Video Length: 30 Minutes
Animal sheltering in the US began in the 1800's to protect the public from stray dogs and livestock. At some point, cats got added to the mix, but the shelter industry did not change to accommodate a new species with unique needs. A system that was built for dogs is still the model applied to cats.
As a result, 70% of cats who enter our nation's shelters each year are killed. Relegated to "second class citizens," the US shelter system is failing cats. What changes do we need to make in our industry, in our programs, and in our communities to change this? We'll take a historical look at where we've been, where we're going, and most importantly, what needs to happen next to finally stop the killing.
This presentation was recorded at the 2018 American Pets Alive! Conference.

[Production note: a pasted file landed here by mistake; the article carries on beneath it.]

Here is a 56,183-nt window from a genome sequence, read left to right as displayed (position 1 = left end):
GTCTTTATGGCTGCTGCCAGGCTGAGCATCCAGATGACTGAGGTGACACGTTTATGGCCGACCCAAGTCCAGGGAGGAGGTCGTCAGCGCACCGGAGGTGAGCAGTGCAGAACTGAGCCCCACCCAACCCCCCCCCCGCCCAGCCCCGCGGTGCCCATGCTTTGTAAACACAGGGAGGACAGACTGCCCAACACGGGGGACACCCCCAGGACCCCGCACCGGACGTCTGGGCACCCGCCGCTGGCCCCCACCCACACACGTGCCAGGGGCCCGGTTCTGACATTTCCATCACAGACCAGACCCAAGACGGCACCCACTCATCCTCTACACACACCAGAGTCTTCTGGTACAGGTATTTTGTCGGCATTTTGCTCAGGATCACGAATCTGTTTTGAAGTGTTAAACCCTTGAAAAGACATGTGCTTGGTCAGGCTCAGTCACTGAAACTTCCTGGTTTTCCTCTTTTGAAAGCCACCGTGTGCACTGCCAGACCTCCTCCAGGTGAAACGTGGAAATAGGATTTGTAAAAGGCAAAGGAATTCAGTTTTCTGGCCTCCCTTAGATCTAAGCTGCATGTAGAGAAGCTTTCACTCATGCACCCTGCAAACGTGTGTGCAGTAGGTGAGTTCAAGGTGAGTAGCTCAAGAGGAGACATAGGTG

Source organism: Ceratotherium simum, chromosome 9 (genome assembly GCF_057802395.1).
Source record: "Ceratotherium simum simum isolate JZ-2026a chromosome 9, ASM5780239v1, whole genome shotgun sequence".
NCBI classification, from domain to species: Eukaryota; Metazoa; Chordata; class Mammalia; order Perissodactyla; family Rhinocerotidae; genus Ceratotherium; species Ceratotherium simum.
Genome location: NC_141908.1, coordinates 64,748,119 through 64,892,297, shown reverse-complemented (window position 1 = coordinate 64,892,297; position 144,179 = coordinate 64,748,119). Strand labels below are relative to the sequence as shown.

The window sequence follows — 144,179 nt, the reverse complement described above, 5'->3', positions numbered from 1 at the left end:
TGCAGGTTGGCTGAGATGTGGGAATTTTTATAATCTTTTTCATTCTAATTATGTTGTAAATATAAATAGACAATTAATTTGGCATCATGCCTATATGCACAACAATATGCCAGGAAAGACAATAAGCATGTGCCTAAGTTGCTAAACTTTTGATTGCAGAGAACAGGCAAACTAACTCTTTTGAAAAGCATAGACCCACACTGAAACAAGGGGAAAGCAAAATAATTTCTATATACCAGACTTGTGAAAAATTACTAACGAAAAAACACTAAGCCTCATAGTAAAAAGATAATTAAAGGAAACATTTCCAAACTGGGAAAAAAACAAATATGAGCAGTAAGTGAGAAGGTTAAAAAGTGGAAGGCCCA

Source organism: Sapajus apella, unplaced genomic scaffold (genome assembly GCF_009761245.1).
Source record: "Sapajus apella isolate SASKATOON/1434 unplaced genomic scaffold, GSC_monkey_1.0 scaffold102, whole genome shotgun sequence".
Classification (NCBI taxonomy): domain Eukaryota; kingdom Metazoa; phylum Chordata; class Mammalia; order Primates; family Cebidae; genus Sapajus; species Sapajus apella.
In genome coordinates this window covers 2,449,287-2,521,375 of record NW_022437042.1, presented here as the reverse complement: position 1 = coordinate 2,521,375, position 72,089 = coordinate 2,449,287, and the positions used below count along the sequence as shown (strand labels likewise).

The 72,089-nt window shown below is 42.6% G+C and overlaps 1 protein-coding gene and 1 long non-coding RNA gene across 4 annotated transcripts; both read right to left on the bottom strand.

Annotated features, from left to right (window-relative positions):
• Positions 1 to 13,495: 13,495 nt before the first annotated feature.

Monica Frenden noticed the stark lack of resources for community cats in rural Illinois and decided to do something about it. In 2008, Monica founded a trap-neuter-return organization that sterilized thousands of cats. To further reduce euthanasia, she pioneered one of the nation's first, and largest, barn cat programs.
In 2012, Monica moved to Texas and joined Austin Pets Alive! where she serves as Cat Program Manager. Since 2012, Monica has led her team to a 40% growth in cat adoptions, helped Austin achieve a citywide 98% live release rate for cats, and oversees the adoption and care of nearly 4,000 cats each year. Her passion for improving the country's sheltering systems for cats and love of sassy cats helps save even the most challenging of felines.